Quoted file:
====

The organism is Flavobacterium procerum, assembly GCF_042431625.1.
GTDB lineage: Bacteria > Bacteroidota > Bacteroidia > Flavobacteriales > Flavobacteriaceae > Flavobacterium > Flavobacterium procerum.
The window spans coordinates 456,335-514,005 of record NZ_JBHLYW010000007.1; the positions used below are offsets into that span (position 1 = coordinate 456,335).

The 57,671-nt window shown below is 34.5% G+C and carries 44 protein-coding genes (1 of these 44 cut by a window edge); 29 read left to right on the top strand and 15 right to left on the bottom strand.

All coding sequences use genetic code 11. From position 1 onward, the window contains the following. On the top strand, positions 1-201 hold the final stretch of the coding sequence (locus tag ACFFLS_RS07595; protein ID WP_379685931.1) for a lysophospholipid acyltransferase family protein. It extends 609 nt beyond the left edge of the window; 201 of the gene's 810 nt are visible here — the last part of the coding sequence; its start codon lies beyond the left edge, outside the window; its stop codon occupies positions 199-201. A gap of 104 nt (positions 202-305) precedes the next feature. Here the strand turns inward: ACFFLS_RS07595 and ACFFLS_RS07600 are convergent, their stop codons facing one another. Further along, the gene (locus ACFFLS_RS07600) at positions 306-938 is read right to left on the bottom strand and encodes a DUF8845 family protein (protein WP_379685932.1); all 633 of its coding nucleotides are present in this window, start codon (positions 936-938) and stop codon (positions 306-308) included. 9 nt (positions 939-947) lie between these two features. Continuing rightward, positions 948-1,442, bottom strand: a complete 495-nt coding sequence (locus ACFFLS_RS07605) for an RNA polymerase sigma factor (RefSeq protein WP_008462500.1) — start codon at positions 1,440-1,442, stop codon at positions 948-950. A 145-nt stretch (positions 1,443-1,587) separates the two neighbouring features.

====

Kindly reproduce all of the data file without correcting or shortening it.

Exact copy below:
The organism is Flavobacterium procerum, assembly GCF_042431625.1.
GTDB lineage: Bacteria > Bacteroidota > Bacteroidia > Flavobacteriales > Flavobacteriaceae > Flavobacterium > Flavobacterium procerum.
The window spans coordinates 456,335-514,005 of record NZ_JBHLYW010000007.1; the positions used below are offsets into that span (position 1 = coordinate 456,335).

The 57,671-nt window shown below is 34.5% G+C and carries 44 protein-coding genes (1 of these 44 cut by a window edge); 29 read left to right on the top strand and 15 right to left on the bottom strand.

All coding sequences use genetic code 11. From position 1 onward, the window contains the following. On the top strand, positions 1-201 hold the final stretch of the coding sequence (locus tag ACFFLS_RS07595; protein ID WP_379685931.1) for a lysophospholipid acyltransferase family protein. It extends 609 nt beyond the left edge of the window; 201 of the gene's 810 nt are visible here — the last part of the coding sequence; its start codon lies beyond the left edge, outside the window; its stop codon occupies positions 199-201. A gap of 104 nt (positions 202-305) precedes the next feature. Here the strand turns inward: ACFFLS_RS07595 and ACFFLS_RS07600 are convergent, their stop codons facing one another. Further along, the gene (locus ACFFLS_RS07600) at positions 306-938 is read right to left on the bottom strand and encodes a DUF8845 family protein (protein WP_379685932.1); all 633 of its coding nucleotides are present in this window, start codon (positions 936-938) and stop codon (positions 306-308) included. 9 nt (positions 939-947) lie between these two features. Continuing rightward, positions 948-1,442, bottom strand: a complete 495-nt coding sequence (locus ACFFLS_RS07605) for an RNA polymerase sigma factor (RefSeq protein WP_008462500.1) — start codon at positions 1,440-1,442, stop codon at positions 948-950. A 145-nt stretch (positions 1,443-1,587) separates the two neighbouring features.